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Prisoner Education Guide

One and Two Strike Laws Passed

By Paul Wright

In the June, 1994, issue of PLN, my article "Three Strikes Racks 'em Up" made reference to then pending proposals to pass a "Two Strikes" law in Georgia and a "One Strike" law in California for sex offenders. I am sad to say that both laws passed. (The federal government recently passed a "three strikes" law of its own in Clinton's vaunted "crime bill" but that piece of legislation is the subject of the cover article of this issue.)

On September 1, 1994, the Califomia legislature passed its "One Strike Rape Bill." As originally drafted by Republican state senator Marian Bergeson the law required that nearly all sex offenders be sentenced to life in prison without the possibility of parole. Critics immediately attacked the law as so harsh that it might prompt rapists to kill their victims. The version finally approved, which was signed into law by Republican Governor Pete Wilson who made this law a major part of his re-election campaign, calls for a penalty of 25 years to life for sexual assaults involving torture, kidnapping or burglary with intent to commit rape. Lesser sex offenses would have sentences of fifteen years to life.

Under California's current sentencing laws a single rape conviction involving a weapon nets an eight year sentence with the prisoner usually released after five years or less. The same offender sentenced under the one strike bill will spend nearly 13 years in prison and then be freed only by the decision of a parole board. Those sentenced to the maximum term of 25 years to life will not be eligible for parole for more than 21 years.

The California DOC has not yet determined what impact this new law will have on prison capacity. According to the Corrections Yearbook, as of August 1, 1994, the CDC was the most overcrowded prison system in the country, operating at 185.8% of its rated capacity. (Ohio, which in 1993 had the dubious distinction of "most overcrowded" was pushed into second place, operating at 179.6% of its rated capacity.) The "one strike" bill is touted as being the harshest in the country. One prosecutor was quoted as saying its purpose was to make sex offenders "stop, leave the state or be locked up." What effect this will actually have on crime rates remains to be seen. Likely, it will be little or none.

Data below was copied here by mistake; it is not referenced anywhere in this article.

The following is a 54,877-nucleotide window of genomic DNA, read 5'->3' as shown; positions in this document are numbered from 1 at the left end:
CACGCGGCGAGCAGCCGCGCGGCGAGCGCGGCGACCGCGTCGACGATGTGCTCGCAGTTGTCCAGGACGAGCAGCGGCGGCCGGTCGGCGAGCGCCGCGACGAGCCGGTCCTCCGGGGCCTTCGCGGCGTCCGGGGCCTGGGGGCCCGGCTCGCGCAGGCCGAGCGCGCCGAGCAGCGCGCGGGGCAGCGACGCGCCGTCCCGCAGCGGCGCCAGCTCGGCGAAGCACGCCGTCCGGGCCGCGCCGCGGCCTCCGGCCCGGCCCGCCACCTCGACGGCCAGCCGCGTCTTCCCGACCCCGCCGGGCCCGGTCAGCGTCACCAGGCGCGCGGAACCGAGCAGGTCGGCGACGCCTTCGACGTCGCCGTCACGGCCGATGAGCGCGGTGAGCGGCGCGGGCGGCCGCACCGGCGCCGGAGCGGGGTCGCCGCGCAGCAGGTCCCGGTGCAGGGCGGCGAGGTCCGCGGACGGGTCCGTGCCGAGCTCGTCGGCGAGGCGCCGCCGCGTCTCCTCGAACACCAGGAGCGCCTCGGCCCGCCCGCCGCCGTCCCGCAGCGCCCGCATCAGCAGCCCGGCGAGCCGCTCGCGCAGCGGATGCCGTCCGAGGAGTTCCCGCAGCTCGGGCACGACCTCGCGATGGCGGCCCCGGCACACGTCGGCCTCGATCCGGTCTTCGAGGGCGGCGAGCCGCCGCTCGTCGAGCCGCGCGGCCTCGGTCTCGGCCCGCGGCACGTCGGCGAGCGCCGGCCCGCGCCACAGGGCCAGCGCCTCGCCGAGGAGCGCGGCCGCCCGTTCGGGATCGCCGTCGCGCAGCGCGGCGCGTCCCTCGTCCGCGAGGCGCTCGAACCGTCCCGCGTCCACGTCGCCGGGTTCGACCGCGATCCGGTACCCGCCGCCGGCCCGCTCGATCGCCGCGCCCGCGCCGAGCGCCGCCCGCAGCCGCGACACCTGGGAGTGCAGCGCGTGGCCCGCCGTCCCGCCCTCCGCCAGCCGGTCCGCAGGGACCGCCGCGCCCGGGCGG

Georgia's Democratic Governor Zell "Zig-Zag" Miller, also up for reelection, signed that state's "two strikes" law into effect in April, 1994. Actually, according to the Atlanta Constitution, he signed the law into effect no less than seven different times at different sites around the state while campaigning. Among the law's provisions are sentences of life without parole for any person found guilty of specific crimes who already has one prior offense. The law also gives mandatory minimum sentences of ten years to first time offenders and treats juveniles offenders as adults. The Georgia legislature voted 166-7 in favor of the law. For the moment Georgia can lay claim to having the most punitive prior offender law on the books. Given the national stampede towards draconian punishment it may not hold this distinction for long.

Editor's Note: Georgia's two strikes law was also approved by voters on Nov. 8, 1994.

 

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